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Bottle of Epsom salts from the medicine chest of the SAMUEL PLIMSOLL

Date: c 1899
Dimensions:
Overall: 138 x 45 x 45 mm, 189 g
Medium: Glass, ink on paper
Credit Line: ANMM Collection
Classification:Tools and equipment
Object Name: Bottle
Object No: 00033710

User Terms

    Description
    This bottle of Epsom salts came from the medicine chest of the Aberdeen White Star Line vessel, the SAMUEL PLIMSOLL. It was one of 59 pharmaceutical bottles contained within the chest. Epsom salts or magnesium sulfate were used to reduce inflammation through absorption. While most of the material in this medicine chest dates to the service of the SAMUEL PLIMSOLL, some items were added at a later date.
    SignificanceMedicine chests associated with immigrant ships to Australia, like this one, are exceedingly rare. Medicine chests of this period highlight the state of medical knowledge and Government regulations at the time. They were comprehensive and properly packed for the voyage by the Apothecaries Company, ensuring they had the best quality products.
    HistoryNamed after the inventor of the loadline and Seaman's Friend the British politician, Samuel Plimsoll (1824 - 1898) the iron, three-masted sailing ship SAMUEL PLIMSOLL was built for the Aberdeen White Star Line (George Thompson and Co) by Walter Hood and Company of Aberdeen, Scotland. The ship was launched in September, 1873 and named by Mrs Boaden, wife of its first Captain, in the presence of Samuel Plimsoll. The 1524 ton (registered) ship was specifically built to carry passengers and assisted immigrants to Australia and wool on the return voyage to England.

    From its very first voyage out to the colonies in November 1873 the vessel showed fine sailing characteristics. Its passage time of only 74 days out from Plymouth was the fastest voyage for the year beating the very fast wool clipper CUTTY SARK by four days. The vessel made 15 runs to Sydney, New South Wales carrying between 340 and 400 passengers per trip. In March 1888 the ship was transferred to the London - Melbourne run where it made a further ten voyages to the colony.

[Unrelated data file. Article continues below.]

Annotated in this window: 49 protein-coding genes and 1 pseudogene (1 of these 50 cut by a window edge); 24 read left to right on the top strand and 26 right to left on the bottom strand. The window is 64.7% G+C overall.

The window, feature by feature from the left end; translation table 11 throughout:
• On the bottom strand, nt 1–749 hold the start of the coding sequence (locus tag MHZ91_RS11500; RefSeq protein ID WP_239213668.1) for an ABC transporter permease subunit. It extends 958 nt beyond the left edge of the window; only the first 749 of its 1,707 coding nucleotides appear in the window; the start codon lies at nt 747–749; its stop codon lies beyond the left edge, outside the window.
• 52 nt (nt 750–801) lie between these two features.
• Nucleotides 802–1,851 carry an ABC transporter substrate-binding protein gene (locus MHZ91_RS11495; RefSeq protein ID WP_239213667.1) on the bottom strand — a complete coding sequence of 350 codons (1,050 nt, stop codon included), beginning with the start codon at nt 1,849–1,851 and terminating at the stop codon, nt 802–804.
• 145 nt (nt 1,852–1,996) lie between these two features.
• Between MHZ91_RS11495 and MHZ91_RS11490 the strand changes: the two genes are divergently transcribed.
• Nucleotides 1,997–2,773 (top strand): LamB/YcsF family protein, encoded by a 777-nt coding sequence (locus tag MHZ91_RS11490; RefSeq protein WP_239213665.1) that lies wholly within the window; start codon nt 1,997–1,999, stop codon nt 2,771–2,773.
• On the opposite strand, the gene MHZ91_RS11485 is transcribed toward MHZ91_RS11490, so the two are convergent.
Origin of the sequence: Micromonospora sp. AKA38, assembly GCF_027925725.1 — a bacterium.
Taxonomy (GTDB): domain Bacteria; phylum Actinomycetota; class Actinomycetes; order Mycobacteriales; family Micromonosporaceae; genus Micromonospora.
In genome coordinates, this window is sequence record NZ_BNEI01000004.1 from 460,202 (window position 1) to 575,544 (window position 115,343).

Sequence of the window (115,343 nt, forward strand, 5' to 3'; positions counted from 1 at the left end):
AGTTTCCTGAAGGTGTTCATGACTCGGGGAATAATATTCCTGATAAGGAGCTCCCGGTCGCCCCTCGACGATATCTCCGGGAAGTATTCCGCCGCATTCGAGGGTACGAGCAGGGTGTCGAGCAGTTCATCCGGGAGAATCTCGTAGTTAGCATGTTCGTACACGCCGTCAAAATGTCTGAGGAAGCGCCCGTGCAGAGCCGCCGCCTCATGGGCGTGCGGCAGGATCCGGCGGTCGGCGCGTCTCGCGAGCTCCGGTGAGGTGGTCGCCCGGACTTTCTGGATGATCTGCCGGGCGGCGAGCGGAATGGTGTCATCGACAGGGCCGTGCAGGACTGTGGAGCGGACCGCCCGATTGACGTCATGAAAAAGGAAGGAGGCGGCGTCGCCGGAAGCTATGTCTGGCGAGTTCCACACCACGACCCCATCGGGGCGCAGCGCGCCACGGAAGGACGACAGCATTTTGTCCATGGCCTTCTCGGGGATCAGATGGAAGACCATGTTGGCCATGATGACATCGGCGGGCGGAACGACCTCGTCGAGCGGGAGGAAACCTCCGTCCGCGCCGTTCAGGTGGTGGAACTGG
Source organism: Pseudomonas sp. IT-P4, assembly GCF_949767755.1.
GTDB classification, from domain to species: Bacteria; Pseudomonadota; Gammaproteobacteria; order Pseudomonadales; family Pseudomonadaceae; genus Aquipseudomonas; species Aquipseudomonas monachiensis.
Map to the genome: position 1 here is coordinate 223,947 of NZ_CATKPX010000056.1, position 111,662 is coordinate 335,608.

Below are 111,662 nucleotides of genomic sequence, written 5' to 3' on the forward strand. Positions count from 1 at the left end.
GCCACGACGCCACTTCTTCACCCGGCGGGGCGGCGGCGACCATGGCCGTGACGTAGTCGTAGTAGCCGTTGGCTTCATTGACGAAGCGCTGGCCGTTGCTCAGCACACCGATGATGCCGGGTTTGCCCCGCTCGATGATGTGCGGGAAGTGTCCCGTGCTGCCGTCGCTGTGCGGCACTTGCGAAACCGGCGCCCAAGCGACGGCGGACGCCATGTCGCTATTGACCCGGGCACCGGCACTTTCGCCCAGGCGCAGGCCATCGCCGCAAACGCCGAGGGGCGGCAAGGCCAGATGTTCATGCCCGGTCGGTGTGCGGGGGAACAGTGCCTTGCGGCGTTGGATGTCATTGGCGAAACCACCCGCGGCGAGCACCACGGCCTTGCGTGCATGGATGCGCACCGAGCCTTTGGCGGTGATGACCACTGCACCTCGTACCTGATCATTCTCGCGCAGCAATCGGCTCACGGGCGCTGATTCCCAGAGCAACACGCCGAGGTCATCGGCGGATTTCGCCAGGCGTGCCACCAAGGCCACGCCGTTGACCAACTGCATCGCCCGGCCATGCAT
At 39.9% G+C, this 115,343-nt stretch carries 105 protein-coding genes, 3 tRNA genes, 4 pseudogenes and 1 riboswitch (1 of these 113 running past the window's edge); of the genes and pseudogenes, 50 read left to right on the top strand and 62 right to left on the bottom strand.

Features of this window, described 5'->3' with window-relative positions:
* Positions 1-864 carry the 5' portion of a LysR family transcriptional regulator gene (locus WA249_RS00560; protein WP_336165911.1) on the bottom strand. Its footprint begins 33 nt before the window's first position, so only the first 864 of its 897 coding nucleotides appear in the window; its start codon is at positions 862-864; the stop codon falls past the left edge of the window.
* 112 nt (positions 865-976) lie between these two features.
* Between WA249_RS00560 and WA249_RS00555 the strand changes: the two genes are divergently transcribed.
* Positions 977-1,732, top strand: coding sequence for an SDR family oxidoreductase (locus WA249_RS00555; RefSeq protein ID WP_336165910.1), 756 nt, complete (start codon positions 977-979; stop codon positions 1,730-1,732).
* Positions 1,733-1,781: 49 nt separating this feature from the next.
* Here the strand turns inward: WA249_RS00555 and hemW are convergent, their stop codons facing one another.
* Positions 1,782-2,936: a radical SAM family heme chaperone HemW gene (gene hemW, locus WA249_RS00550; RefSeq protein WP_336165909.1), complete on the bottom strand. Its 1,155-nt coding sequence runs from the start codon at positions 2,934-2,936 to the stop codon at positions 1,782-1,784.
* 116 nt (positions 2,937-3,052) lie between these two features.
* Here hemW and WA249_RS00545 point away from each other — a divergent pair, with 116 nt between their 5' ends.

In 1899 the SAMUEL PLIMSOLL caught fire in the Thames and had to be scuttled. It was subsequently salvaged and repaired before being sold to Shaw, Savill and Co of Billiter Street, London who proposed to use the sailing ship on the London - Australia - New Zealand run. In 1902 the vessel was dismasted and damaged on a voyage from London to Port Chalmers, towed into Sydney and then later to Fremantle in Western Australia where it was converted into a coal hulk.

    Medicine and health at sea

    The practice of carrying suitably trained and qualified medical personnel on board ships has been in place for some time. By the mid-1600s it was common practice for all Royal Navy vessels or merchant vessels hired by the Royal Navy to carry a surgeon, barber surgeon, or surgeon's mate. But free and assisted immigrants coming to Australia were up until at least 1832 and possibly 1858 still at the mercy of the shipping companies. Some companies did appoint surgeons and provide medical care from as early as 1804 but many saw no reason to do so until forced by government regulation. High death rates (1 in 5) due to overcrowding and disease on board immigrant ships coming to the Australian colonies were not uncommon.

    The introduction of the Passengers Act in 1832 and subsequent Acts and amendments to the Acts in 1837 and 1839 saw gradual improvements in sailors' and passengers' accommodation, provisions and medicine. It was only following the 1851 and 1854 British Select Committee into Emigration and the 1858 Inquiry into Emigrants and Passenger vessels that all immigrant vessels coming to Australia regardless of size had to carry a properly qualified surgeon-superintendent and provide space for an adequate hospital or sick berth.

    Under the merchant Shipping Act of 1894 all emigrant ships in the North Atlantic and the Australian/New Zealand trade had to carry a prescribed list of medicines, medical stores and instruments. These items had to be inspected by the Emigration Officer and the vessel could not clear outwards unless a medical practitioner had inspected the stores and certified that they were sufficient in quality and quantity.

    By 1894 five main types of drugs were carried in medicine chests on ships. These were for the treatment of diarrhoea, constipation, the relief of pain (opium or morphine), the relief of coughs, colds, bronchitis and tuberculosis and for the treatment of infections such as venereal disease. The medicine chest also contained salves and ointments for burns, cuts and abrasions, and disinfecting agents for washing decks, clothes and beddings.
    Additional Titles

    Primary title: Bottle containing Epsom salts

    Web title: Bottle of Epsom salts from the medicine chest of the SAMUEL PLIMSOLL

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